By the time British pop was in its early stages, this situation had changed. Signs of American prosperity were beginning to creep on to the scene and the prospect of complete Americanisation was anticipated variously among artists and public. It became impossible to be ambivalent about the situation; one was either for or against it. A substantial body of criticism has identified a need for taking sides in British pop, either welcoming the process and celebrating American mass culture, or adopting a critical, sceptical stance and treating it in more anthropological terms. Peter Blake, for example, can be seen as aligned with the former group. His Self Portrait (1961) is openly celebratory of the influx of American imagery. The figure's (denim) jacket is adorned with badges depicting American stars; the US flag is present in the form of a shield shaped badge; and most tellingly of all, he holds a magazine depicting Elvis Presley, whose glamorous image is a marked contrast to the more everyday and mundane one of Blake. The figure of Blake is relatively austere and gritty, something which is emphasised by his clothes and the backgrounds almost monochromatic semblance. In contrast the American decorations are the only real presence of vibrant colour. In this way he suggests that the American imagery is set to transform the dowdiness of British visual culture. The fact that he welcomes the occurrence is indicated by the close proximity of the Stars and Stripes and a Union Jack (albeit in slightly diminished form). This states that the process of Americanization need not be the complete obliteration of British culture that some contemporaries feared. This relationship between passages of the painting suggests that Blake hopes there could be a harmonious balance between the two. Many of Blake's other works exhibit this celebratory enthusiasm, for example Elvis Mirror, and Everly Wall, both of which depict icons of US culture. Elvis Mirror and The First Real Target? perhaps show the influence of Jasper Johns whose art prefigures American pop and used targets as a visual motif in numerous works.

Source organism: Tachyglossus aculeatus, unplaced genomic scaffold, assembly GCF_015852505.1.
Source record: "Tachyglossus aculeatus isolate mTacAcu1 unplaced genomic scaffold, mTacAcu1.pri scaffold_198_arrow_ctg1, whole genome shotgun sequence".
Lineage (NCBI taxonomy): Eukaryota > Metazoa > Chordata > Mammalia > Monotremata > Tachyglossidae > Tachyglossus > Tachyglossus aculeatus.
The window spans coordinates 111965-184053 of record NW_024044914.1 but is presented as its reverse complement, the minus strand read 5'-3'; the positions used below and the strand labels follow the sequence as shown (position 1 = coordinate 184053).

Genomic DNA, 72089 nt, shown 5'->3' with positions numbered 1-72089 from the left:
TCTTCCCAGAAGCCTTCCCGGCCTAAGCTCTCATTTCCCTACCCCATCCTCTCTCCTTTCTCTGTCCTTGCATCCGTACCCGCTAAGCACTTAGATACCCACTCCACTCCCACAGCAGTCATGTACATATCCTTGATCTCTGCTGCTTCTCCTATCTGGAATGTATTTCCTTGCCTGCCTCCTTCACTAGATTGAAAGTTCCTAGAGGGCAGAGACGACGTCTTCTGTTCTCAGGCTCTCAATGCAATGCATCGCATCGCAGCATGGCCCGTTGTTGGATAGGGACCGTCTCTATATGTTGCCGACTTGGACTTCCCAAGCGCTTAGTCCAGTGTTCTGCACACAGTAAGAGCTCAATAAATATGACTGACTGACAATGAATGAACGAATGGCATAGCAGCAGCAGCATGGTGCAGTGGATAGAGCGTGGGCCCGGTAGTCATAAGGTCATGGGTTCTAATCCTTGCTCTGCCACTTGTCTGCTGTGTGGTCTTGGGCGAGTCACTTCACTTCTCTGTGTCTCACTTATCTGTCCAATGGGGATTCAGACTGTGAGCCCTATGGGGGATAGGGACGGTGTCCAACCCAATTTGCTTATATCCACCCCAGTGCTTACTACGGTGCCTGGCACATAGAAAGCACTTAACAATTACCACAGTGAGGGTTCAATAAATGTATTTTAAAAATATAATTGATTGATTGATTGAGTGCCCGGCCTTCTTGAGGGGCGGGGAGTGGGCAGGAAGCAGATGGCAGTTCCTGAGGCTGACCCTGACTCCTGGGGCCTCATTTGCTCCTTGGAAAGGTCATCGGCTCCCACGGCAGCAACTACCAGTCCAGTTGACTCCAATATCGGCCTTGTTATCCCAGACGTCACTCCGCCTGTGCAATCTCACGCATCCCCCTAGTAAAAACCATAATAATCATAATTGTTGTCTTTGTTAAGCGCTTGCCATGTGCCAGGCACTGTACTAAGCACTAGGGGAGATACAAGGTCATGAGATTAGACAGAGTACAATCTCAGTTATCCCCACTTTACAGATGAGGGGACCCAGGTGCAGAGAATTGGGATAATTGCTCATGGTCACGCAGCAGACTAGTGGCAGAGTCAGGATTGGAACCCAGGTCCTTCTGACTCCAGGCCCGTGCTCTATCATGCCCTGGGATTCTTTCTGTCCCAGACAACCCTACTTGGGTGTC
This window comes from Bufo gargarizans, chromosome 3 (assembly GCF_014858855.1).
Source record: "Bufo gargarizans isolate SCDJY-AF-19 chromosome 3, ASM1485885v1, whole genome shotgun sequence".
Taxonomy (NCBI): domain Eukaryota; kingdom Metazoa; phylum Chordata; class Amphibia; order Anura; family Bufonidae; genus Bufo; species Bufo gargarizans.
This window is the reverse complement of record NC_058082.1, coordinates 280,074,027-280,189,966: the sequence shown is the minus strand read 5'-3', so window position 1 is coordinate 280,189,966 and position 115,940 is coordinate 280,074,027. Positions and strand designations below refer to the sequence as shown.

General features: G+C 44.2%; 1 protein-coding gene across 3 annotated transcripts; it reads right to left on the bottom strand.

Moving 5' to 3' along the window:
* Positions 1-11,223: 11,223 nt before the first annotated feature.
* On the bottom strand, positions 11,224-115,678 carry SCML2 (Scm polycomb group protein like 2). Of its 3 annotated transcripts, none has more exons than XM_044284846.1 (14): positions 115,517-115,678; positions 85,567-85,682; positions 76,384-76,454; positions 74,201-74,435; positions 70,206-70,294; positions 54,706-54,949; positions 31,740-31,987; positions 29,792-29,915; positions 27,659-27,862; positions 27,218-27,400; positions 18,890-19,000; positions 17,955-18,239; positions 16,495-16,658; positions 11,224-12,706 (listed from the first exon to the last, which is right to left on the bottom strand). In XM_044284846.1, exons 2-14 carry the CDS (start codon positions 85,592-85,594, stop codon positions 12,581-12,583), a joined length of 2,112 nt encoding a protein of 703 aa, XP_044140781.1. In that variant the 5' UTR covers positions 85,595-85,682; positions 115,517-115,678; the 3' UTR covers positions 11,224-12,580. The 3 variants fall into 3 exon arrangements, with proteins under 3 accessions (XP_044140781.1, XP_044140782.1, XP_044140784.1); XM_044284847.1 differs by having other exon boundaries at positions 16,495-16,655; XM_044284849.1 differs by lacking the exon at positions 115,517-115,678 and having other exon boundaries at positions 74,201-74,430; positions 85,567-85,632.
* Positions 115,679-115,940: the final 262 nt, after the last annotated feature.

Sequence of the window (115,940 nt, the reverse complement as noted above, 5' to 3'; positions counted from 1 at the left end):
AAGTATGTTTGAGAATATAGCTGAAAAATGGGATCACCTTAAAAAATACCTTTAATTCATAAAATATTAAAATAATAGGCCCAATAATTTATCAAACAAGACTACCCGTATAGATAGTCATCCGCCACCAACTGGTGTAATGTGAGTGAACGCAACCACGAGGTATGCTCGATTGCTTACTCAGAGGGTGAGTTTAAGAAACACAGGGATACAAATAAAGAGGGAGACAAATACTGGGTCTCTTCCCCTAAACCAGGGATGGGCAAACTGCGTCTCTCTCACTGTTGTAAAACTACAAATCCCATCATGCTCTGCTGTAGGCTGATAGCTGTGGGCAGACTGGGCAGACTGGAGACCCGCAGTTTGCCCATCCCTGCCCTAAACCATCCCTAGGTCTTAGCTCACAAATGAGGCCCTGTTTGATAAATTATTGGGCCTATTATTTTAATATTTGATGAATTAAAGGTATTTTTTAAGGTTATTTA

Peter Blake, The First Real Target?
The Independent Group, which met at the Institute of Contemporary Arts in London between 1952 and 1955, has been read as taking the opposite viewpoint. One of the most famous works at the IG's This is Tomorrow exhibition, and one considered iconic of early pop was Richard Hamilton's collage 'Just what is it that makes today's homes so different, so appealing?' This was not intended as a complete work to be seen in the original. Instead it was exhibited as a page in the exhibition catalogue. Though Marco Livingstone has remarked that it is uncharacteristic of Hamilton's work in this period it is nevertheless seen as one of the earliest examples of Pop. Being a collage of images of consumerism and popular entertainment, rather than a loving and assiduous copy of them as in Blake's work, this image is less obviously a celebration of these sources.